China today accounts for more than half of the world’s photovoltaic (PV) production, and the vast majority of Chinese-produced solar panels make their way to the international market. While this flood of cheap panels has been credited for fueling a swell in the global use of solar power, it has also led many countries to set up anti-dumping duties against Chinese manufacturers and investigate unfair government subsidies. A recent report from Northwestern University and the U.S. Department of Energy has found that the relative low price of producing solar panels in China is offset by a steep environmental cost. The New York Times reports:
Weaker environmental standards and the more highly polluting sources of energy used by Chinese manufacturers are the reasons for the discrepancy, according to research by Northwestern University and the United States Department of Energy’s Argonne National Laboratory.
[…] The environmental cost of Chinese- made solar panels is about twice that of those made in Europe, said Fengqi You, a corresponding author of the paper, which will be published in next month’s issue of the journal Solar Energy.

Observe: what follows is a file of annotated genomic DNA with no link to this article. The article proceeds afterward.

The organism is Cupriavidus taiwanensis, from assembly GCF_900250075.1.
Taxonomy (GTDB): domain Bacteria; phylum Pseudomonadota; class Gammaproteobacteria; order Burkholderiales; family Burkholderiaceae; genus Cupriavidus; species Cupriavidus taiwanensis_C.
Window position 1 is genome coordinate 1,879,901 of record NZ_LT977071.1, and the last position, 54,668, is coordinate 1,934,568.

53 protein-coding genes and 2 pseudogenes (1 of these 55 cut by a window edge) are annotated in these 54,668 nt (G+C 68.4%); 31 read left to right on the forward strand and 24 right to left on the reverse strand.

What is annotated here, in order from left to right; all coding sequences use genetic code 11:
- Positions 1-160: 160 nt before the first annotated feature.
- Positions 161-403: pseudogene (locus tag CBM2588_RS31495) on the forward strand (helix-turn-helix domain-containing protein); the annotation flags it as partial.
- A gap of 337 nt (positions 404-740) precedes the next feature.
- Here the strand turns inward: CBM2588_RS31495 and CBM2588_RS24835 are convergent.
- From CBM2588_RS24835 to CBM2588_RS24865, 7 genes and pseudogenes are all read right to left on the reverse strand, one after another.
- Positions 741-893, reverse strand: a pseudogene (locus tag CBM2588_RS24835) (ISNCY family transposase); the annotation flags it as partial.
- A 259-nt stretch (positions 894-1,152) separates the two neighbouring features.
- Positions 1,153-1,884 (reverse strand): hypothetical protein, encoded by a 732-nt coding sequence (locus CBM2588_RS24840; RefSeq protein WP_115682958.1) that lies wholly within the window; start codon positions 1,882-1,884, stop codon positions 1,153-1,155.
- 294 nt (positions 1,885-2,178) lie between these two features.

‘‘While it might be an economically attractive option to move solar panel manufacturing from Europe to China, it is actually less sustainable from the life cycle energy and environmental perspective — especially under the motivation of using solar panels for a more sustainable future,’’ Dr. You, an assistant professor of chemical and biological engineering at Northwestern, said in a news release last week from the Argonne National Laboratory.
[…] Sometimes the environmental costs of solar panel production can be lost among the drive to encourage the development of clean energy, said Huang Xianjin, a professor at Nanjing University who studies land use.
‘‘In China, we have a lot of photovoltaic makers, and it’s something that’s been encouraged by the government,’’ he said. ‘‘But there’s also a lot of pollution that comes from that.’’ [Source]
Pollution created by solar panel factories in China has in the past led concerned locals to protest. China reportedly depends on fossil fuels for 87 percent of its energy use, and a heavy reliance on coal has recently been predicted to continue growing. Meanwhile, amid a central government “war on pollution,” the National Development and Reform Commission has announced plans to increase China’s development of renewable energy and cut back on coal.